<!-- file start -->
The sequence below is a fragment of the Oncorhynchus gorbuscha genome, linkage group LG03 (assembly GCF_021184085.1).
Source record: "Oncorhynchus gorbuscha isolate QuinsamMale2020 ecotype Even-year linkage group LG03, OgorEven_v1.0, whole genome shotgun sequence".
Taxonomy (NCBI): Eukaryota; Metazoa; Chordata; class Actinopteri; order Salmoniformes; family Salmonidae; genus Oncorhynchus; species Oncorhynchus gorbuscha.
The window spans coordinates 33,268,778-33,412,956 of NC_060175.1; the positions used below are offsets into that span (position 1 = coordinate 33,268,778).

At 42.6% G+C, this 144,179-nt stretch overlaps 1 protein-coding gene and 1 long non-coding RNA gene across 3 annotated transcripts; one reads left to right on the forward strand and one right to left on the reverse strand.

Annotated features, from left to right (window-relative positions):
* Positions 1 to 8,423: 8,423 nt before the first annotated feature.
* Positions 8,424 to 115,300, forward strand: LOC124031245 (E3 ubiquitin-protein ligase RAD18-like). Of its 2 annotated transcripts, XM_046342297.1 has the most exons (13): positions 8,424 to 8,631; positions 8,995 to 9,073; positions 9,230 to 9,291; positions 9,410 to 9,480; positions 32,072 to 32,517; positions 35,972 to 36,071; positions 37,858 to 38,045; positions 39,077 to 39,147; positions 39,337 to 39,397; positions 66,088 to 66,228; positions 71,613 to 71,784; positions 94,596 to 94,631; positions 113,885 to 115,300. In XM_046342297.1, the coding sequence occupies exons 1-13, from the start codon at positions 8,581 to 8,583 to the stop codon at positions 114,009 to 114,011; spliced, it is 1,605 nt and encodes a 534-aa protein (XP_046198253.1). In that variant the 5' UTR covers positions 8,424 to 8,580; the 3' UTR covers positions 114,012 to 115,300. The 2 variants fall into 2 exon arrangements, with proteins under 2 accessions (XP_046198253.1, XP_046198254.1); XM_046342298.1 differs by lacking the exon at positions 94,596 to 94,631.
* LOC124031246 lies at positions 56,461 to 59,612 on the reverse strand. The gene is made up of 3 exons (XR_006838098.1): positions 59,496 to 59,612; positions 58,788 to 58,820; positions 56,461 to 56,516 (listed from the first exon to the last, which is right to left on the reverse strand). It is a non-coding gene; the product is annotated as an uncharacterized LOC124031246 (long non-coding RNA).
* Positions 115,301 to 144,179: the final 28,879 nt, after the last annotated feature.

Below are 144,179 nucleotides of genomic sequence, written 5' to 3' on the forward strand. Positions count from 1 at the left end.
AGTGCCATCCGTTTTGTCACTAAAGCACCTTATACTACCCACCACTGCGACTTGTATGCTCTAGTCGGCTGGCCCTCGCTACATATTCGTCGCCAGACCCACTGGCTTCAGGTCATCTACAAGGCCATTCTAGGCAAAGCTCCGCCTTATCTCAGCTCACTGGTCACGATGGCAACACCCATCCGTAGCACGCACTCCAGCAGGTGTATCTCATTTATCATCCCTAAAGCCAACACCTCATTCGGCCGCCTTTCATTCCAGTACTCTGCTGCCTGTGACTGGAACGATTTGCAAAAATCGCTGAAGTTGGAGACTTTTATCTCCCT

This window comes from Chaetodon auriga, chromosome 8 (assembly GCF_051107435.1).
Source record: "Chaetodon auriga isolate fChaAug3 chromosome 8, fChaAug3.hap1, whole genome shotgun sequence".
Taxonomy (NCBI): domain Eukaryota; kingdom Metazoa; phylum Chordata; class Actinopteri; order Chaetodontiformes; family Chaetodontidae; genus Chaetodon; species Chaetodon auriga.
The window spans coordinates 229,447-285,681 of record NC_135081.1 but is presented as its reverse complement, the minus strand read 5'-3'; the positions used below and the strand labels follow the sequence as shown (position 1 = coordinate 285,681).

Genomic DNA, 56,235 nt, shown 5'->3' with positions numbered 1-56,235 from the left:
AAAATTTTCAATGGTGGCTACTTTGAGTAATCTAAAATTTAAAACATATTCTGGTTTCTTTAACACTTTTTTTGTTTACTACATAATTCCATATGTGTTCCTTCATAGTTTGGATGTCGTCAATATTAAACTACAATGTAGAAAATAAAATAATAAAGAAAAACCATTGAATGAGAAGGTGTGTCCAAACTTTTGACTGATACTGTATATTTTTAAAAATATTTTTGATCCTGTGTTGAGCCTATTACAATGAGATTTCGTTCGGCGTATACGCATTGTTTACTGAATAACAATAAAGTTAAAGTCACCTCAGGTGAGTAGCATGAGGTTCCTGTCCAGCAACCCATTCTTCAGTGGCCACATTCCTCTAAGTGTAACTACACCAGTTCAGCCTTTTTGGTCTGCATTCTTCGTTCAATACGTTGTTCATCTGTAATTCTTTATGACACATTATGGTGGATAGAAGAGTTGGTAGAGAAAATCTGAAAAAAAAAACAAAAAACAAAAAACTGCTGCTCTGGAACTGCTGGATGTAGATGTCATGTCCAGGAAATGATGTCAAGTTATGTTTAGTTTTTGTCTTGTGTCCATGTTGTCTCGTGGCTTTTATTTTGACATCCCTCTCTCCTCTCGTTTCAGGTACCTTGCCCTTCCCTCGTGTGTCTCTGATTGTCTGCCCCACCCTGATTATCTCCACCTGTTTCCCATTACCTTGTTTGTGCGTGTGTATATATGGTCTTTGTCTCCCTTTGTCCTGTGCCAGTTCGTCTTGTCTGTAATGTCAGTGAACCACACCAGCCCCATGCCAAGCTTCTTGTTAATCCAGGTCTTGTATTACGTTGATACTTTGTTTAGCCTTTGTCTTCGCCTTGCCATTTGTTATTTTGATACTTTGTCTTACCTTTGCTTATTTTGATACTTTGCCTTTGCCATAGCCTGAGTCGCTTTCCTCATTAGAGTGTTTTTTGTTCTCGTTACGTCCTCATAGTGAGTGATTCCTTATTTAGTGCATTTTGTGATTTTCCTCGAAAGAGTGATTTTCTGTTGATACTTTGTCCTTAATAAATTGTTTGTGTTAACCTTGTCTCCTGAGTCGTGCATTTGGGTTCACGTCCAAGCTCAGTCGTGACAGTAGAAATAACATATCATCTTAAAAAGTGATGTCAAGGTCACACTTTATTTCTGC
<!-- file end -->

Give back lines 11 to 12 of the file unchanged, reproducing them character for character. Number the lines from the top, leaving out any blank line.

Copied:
Below are 144,179 nucleotides of genomic sequence, written 5' to 3' on the forward strand. Positions count from 1 at the left end.
AGTGCCATCCGTTTTGTCACTAAAGCACCTTATACTACCCACCACTGCGACTTGTATGCTCTAGTCGGCTGGCCCTCGCTACATATTCGTCGCCAGACCCACTGGCTTCAGGTCATCTACAAGGCCATTCTAGGCAAAGCTCCGCCTTATCTCAGCTCACTGGTCACGATGGCAACACCCATCCGTAGCACGCACTCCAGCAGGTGTATCTCATTTATCATCCCTAAAGCCAACACCTCATTCGGCCGCCTTTCATTCCAGTACTCTGCTGCCTGTGACTGGAACGATTTGCAAAAATCGCTGAAGTTGGAGACTTTTATCTCCCT